Some probiotic foods date back to ancient times, such as fermented foods and cultured milk products. Interest in probiotics in general has been growing; Americans’ spending on probiotic supplements, for example, nearly tripled from 1994 to 2003.
There are several reasons that people are interested in probiotics for health purposes.
First, the world is full of microorganisms (including bacteria), and so are people’s bodiesï¿½??in and on the skin, in the gut, and in other orifices.
Friendly bacteria are vital to proper development of the immune system, to protection against microorganisms that could cause disease, and to the digestion and absorption of food and nutrients. Each person’s mix of bacteria varies.
Interactions between a person and the microorganisms in his body, and among the microorganisms themselves, can be crucial to the person’s health and well-being.
This bacterial “balancing act” can be thrown off in two major ways:
By antibiotics, when they kill friendly bacteria in the gut along with unfriendly bacteria. Some people use probiotics to try to offset side effects from antibiotics like gas, cramping, or diarrhea.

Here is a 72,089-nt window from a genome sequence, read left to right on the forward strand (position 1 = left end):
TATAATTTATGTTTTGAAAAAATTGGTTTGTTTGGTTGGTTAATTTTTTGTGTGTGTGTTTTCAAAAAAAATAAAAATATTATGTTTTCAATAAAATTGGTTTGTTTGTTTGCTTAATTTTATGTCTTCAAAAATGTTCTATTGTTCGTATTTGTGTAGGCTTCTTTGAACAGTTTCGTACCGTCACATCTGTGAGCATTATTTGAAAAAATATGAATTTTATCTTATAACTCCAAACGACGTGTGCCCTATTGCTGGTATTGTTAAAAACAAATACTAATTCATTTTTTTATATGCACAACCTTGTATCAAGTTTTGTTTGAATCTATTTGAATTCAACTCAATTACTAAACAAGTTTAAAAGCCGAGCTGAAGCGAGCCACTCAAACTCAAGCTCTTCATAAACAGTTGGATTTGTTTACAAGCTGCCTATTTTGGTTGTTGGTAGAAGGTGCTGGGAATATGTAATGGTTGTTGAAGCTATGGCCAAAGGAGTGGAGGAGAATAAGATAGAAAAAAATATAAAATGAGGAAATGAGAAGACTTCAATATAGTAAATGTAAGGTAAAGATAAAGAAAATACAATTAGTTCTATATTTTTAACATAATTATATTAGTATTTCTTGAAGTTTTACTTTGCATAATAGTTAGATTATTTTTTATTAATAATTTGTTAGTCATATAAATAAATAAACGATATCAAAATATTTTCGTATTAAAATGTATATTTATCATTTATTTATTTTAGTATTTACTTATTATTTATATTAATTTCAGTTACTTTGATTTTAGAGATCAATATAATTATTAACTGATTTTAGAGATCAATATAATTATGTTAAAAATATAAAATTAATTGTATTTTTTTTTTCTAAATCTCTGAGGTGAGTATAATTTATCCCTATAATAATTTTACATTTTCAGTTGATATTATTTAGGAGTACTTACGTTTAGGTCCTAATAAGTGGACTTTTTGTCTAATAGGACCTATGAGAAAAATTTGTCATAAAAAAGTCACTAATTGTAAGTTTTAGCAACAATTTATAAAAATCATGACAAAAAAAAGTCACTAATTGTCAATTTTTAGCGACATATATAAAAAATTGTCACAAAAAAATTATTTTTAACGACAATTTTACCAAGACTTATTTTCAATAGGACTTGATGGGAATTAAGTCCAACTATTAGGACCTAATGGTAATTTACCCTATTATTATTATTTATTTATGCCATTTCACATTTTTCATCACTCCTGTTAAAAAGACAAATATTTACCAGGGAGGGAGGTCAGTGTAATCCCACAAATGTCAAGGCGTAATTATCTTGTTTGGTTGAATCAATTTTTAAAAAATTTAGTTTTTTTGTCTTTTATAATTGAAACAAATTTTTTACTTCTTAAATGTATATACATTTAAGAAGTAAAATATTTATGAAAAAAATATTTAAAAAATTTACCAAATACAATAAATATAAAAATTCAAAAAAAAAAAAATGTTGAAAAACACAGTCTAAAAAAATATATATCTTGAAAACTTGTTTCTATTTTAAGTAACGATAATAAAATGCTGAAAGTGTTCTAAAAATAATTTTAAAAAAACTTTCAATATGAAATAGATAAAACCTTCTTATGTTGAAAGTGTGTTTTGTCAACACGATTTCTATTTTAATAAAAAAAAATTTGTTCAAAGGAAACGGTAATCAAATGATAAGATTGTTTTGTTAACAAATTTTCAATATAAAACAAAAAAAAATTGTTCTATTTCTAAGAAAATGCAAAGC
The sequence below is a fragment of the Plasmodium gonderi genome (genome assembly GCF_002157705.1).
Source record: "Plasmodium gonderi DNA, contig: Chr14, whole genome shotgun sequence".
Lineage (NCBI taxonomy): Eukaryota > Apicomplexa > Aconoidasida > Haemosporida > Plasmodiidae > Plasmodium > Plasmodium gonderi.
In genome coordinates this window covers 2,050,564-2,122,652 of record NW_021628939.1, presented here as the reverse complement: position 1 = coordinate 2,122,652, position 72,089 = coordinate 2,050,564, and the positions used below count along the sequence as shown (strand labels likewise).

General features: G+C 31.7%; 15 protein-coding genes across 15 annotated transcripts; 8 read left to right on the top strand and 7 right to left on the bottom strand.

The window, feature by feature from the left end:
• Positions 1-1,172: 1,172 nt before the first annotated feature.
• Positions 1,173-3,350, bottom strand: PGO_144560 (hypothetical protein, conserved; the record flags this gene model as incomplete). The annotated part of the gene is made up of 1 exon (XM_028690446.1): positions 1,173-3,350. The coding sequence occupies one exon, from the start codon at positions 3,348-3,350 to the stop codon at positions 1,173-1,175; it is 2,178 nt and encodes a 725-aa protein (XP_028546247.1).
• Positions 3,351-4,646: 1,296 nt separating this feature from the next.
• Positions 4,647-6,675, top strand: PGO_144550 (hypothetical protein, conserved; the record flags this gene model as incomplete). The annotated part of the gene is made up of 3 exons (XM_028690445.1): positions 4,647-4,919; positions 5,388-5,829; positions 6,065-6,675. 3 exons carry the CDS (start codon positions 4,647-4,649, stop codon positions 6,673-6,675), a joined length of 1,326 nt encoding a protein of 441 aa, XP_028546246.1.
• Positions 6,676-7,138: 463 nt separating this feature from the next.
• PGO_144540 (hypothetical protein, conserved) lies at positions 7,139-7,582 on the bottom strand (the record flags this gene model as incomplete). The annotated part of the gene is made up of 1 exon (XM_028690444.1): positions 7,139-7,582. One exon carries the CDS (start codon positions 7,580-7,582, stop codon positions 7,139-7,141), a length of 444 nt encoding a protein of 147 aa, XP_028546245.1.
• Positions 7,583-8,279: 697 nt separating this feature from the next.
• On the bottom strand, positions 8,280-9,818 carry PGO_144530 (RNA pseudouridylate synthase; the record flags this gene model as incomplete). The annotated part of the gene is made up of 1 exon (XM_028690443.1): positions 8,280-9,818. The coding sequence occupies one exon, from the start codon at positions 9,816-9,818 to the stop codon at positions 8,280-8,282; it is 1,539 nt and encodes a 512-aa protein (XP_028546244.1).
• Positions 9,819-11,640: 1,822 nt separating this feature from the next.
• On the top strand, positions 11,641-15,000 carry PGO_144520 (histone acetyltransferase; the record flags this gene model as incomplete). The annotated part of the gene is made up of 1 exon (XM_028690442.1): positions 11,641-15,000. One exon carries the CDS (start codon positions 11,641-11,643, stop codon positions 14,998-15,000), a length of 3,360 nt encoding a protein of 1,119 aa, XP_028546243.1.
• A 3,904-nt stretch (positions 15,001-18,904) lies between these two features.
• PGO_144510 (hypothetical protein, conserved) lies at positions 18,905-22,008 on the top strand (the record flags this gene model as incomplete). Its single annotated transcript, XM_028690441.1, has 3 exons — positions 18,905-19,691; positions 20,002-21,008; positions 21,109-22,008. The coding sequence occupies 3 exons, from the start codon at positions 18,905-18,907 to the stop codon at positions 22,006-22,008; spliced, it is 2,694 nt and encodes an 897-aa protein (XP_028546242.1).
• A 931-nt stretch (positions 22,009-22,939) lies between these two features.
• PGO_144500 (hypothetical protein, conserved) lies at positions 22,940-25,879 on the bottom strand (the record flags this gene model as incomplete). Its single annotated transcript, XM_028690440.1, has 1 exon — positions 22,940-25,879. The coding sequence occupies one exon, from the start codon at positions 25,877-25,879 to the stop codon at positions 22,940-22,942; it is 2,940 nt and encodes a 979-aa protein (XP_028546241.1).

Similarly, some use them to ease symptoms of lactose intoleranceï¿½??a condition in which the gut lacks the enzyme needed to digest significant amounts of the major sugar in milk, and which also causes gastrointestinal symptoms.
“Unfriendly” microorganisms such as disease-causing bacteria, yeasts, fungi, and parasites can also upset the balance. Researchers are exploring whether probiotics could halt these unfriendly agents in the first place and/or suppress their growth and activity in conditions like:
Irritable bowel syndrome
Inflammatory bowel disease (e.g., ulcerative colitis and Crohn’s disease)
Infection with Helicobacter pylori (H. pylori), a bacterium that causes most ulcers and many types of chronic stomach inflammation
Tooth decay and periodontal disease